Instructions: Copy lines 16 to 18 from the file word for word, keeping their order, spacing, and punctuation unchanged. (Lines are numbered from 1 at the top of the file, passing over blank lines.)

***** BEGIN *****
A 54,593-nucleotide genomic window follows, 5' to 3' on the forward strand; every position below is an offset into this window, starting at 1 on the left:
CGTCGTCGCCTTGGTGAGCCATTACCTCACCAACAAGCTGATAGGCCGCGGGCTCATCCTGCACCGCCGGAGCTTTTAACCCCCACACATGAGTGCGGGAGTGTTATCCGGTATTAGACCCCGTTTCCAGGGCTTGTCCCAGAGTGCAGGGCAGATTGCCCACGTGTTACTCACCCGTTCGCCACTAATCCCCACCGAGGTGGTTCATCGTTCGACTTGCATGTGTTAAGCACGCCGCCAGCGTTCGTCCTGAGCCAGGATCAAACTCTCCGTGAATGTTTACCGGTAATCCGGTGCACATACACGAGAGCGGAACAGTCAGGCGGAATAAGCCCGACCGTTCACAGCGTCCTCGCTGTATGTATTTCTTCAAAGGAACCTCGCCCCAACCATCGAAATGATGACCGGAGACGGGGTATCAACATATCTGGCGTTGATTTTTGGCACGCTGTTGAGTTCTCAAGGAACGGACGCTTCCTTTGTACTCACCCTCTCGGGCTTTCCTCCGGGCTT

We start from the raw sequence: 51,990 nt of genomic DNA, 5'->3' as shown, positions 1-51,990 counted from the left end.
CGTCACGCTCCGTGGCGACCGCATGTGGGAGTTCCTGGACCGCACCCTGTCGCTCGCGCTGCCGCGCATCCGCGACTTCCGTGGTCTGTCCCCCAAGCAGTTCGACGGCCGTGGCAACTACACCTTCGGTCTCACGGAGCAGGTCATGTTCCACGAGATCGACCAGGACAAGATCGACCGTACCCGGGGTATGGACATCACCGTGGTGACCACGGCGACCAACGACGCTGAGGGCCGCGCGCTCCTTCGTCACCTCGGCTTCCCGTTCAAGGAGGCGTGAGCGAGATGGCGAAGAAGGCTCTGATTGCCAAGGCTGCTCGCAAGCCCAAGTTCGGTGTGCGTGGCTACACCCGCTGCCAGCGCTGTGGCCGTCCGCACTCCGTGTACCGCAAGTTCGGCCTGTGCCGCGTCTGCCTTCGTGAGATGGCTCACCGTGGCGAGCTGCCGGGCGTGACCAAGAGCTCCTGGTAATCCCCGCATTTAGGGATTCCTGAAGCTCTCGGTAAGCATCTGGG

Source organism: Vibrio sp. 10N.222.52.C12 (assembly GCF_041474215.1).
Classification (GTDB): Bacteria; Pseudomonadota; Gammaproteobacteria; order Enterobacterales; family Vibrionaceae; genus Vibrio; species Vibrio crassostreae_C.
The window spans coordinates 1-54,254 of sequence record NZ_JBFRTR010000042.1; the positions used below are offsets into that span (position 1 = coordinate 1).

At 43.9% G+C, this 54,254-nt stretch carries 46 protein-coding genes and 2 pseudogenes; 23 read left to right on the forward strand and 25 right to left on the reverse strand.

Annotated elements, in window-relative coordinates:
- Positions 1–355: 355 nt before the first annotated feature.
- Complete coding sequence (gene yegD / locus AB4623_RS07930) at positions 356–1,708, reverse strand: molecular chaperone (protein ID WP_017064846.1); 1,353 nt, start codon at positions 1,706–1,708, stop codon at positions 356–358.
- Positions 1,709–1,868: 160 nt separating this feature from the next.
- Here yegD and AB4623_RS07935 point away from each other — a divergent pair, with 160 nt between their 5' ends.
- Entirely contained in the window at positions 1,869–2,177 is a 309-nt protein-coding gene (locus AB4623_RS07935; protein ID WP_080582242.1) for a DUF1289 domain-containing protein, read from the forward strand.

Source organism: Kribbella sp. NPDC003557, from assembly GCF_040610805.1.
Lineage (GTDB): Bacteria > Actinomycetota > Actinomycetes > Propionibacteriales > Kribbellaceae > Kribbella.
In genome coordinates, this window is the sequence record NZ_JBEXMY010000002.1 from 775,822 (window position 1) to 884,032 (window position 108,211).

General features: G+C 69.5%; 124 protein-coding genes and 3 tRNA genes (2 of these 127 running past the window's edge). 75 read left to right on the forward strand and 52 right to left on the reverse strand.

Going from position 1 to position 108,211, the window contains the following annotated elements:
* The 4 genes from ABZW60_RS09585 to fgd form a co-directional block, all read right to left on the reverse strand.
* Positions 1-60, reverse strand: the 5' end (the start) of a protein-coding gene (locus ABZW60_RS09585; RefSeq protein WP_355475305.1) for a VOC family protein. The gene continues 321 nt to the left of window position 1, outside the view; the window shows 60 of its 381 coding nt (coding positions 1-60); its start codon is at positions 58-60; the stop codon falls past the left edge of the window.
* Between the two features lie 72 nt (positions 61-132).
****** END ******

Lineage (GTDB): Bacteria > Actinomycetota > Actinomycetes > Propionibacteriales > Kribbellaceae > Kribbella.
In genome coordinates, this window is the sequence record NZ_JBEXMY010000002.1 from 775,822 (window position 1) to 884,032 (window position 108,211).

General features: G+C 69.5%; 124 protein-coding genes and 3 tRNA genes (2 of these 127 running past the window's edge). 75 read left to right on the forward strand and 52 right to left on the reverse strand.